The ALP program served as a basis for allowing the people of the Arghandab to secure themselves. This CJSOTF-run program is too often left up to the SOF community to execute unilaterally due to the shear size of the country. In our district, the approach differed. All Battlespace owning units had a responsibility to execute Village Stability Operations (VSO). All units had the responsibility for establishing a shura, malik, and village counsel in each of the village clusters. When the opportunity presented itself, all units had the responsibility for coordinating the growth of ALP and enabling this SOF-run, MoI-driven program. Currently, the Arghandab has nearly 300 ALP established in the district. Additionally, these ALP were subordinated to the existing police force through the sub-zone check point commanders. This approach allowed the locals to select those who secure their villages, but legitimized those selected by partnering them under the district police leadership.


Where the Population Can't Protect Itself, Enable the Afghan Security Forces

Police were positioned into areas where we anticipated that the creation of ALP would ultimately not happen because of the social dynamics of the region. Where the 383 man police force for the district could not maintain security unilaterally, we positioned ANA forces. US forces were positioned to enable partnered operations between all indigenous forces with a focus on training the ANSF to lead operations. During lulls in enemy activity, ISAF forces sacrificed security patrols to train the ANSF. The ANSF, in turn, understood that the departure of ISAF from the region was inevitable, and they needed to be prepared to maintain security in the area. While enabling ANSF can prove difficult because of continuing sustainment challenges, the gains made from legitimizing them in the eyes of the populace only served to strengthen our governance efforts.


Everything is Geared Towards Transition

ISAF forces will remain in Afghanistan for a finite amount of time. Given the time constraint, our team established a long term campaign plan that, based upon the desires of the district leadership, worked towards a vision of enduring stability. Primarily, we are not here to combat the Taliban or Haqqani networks. We are here to help the people combat their enemies until a political solution can be achieved. Using the human terrain as a basis, we established a final vision of security in the Arghandab where the 383 police and 400 ALP maintain security in the area on their own. We sold that plan to the Afghan leadership, and then we sank all of our effort into enabling transition towards this enduring vision rather than on the enemy. By focusing on strengthening governance and enabling the ANSF, the people began to slowly view GIRoA as an alternative to the days of violence that litter Arghandab's past. Even key figures that freely admit supporting the Taliban only two years ago now openly interact with the District Government on a daily basis.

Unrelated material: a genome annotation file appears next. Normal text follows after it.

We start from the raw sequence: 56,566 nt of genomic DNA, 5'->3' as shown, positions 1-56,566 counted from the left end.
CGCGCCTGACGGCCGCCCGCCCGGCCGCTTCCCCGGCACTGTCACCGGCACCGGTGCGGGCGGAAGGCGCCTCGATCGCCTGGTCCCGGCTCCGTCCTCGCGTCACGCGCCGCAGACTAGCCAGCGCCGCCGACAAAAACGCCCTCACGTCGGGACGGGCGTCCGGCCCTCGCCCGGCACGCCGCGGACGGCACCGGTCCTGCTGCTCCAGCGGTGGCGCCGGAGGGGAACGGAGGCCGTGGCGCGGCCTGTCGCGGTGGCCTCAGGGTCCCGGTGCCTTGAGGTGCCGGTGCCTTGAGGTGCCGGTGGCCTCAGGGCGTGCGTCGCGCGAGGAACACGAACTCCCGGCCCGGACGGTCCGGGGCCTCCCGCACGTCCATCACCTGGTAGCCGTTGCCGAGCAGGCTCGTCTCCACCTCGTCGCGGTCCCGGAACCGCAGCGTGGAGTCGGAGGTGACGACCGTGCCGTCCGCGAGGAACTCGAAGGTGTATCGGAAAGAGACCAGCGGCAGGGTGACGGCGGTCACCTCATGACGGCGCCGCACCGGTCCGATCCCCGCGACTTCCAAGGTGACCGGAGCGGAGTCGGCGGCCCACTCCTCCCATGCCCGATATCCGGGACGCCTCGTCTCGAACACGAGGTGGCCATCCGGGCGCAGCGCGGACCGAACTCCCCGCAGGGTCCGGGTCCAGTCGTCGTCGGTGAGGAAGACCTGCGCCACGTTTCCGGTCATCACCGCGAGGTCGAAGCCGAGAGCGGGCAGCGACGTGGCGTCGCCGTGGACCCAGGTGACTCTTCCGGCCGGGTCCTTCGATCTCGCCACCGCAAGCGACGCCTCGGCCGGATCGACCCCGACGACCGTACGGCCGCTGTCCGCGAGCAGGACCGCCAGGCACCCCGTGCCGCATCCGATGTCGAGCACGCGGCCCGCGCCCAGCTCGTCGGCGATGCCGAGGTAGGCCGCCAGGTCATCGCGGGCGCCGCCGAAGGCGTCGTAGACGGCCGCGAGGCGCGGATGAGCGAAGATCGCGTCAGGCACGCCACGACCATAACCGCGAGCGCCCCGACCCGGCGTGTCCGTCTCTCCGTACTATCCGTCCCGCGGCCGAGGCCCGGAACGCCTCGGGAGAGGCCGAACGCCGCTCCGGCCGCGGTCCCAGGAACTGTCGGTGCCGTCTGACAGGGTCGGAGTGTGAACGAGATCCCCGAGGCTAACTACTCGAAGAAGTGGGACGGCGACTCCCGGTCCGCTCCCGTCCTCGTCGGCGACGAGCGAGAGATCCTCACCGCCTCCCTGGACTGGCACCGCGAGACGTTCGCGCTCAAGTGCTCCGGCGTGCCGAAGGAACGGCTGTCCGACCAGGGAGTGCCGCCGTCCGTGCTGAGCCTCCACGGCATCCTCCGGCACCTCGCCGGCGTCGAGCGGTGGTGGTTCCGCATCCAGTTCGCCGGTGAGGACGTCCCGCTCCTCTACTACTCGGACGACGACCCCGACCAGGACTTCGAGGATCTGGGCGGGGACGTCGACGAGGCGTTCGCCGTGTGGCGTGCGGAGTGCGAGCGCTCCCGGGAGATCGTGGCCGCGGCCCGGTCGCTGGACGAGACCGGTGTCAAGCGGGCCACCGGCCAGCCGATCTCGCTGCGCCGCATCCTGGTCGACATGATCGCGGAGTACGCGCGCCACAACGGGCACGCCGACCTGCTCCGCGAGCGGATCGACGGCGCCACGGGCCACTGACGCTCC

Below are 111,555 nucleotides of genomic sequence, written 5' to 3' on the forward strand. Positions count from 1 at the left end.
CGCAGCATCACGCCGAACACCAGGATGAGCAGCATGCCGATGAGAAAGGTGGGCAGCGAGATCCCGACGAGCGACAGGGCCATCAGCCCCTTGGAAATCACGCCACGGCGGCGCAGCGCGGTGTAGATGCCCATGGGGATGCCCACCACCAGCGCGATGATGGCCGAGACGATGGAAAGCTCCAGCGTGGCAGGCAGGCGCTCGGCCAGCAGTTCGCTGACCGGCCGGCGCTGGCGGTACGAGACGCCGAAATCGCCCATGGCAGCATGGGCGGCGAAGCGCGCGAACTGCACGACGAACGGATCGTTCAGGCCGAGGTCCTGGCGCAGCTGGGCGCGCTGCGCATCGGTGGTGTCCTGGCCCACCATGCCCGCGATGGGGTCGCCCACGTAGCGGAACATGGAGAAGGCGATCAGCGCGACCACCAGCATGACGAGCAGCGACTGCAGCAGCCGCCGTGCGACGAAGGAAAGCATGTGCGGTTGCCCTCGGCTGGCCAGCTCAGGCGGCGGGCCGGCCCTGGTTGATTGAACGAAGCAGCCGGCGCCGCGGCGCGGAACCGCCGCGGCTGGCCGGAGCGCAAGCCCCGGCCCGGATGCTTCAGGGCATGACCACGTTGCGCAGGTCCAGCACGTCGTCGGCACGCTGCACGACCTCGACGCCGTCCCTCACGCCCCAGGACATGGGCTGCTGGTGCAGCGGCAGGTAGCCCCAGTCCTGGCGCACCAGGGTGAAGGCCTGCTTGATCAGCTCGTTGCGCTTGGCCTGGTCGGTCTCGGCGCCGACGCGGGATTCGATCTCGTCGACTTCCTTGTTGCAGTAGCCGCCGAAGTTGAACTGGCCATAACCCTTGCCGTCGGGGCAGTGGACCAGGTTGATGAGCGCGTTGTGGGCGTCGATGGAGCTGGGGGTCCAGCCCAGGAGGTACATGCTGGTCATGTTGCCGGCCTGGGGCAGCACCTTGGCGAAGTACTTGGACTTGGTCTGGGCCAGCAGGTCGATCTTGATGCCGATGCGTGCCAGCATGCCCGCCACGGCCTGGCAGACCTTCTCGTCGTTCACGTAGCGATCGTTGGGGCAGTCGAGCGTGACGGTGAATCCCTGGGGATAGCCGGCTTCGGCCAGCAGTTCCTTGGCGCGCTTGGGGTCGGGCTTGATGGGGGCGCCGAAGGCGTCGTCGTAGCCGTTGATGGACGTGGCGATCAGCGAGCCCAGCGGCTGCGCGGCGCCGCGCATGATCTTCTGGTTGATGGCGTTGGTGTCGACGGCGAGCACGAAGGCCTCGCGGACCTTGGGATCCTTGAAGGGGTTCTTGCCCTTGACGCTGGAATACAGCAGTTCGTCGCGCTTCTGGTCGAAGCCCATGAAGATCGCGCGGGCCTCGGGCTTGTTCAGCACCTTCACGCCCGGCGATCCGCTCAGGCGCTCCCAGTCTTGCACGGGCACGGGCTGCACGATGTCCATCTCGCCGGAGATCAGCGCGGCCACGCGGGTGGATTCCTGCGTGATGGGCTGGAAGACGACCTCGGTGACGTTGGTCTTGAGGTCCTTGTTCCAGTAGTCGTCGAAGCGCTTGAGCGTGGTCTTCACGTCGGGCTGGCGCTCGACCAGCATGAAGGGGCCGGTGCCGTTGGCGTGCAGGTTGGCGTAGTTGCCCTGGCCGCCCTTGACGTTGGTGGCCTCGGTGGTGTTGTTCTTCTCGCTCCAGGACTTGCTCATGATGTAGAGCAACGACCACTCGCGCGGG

Enable Communication Between Everyone to Build the Team

In the end we are all trying to create a self-functioning Afghan sustainable team that we can leave behind for the Afghans to perpetuate of their own accord. The Afghans must do this together. Unity of the population became the theme for everything. "One Team" serves as the motto for all of the security forces - ISAF, AUP, ANA, and ALP. Making the local people identify with successes in the Arghandab became the focus for the entire district. By settling differences, by having the Afghans communicate the need for unity, by creating the governance and security mechanisms for them to do it by themselves, and by the constant drumbeat of inclusiveness, we brought tribes and villages together that had fought for years.

None of these aspects of our unit's counterinsurgency operations differ from the COIN doctrine that the US Army has learned over the last decade. Our application of the doctrine differed in the emphasis placed on understanding the people, creating a long term mechanism for stability at the district level and communicating that vision to bring people together.

The enemy is out there. To us, he presents a challenge, but is not the greatest threat we face. Focusing on alleviating the conditions throughout the battlespace that allow the enemy to exist and operate is the key to long-term stability. If a political solution is to be achieved in Afghanistan, then mechanisms to allow a political solution to take hold must be created at the grass roots level. Long term, inclusive and representative governance must be created at the village and district levels using the Afghan leaders to do it - that is a key to Afghanistan's future success.

Our experiences in the Arghandab have taught us that significant progress is possible...with the help of the population. We continue to focus on enabling the Afghan government and Afghan security forces to maintain this fragile peace. We aren't perfect. There are still attacks here, although we believe that the solutions we have achieved to secure peace will hold over time if the district government and security forces remain on their current course. With a 90% reduction in enemy activity in a one year period, it is evident the effects of our operations and the operations of units before us have begun to set the conditions for enduring stability in the Arghandab District.


 

Last Reviewed: May 18, 2012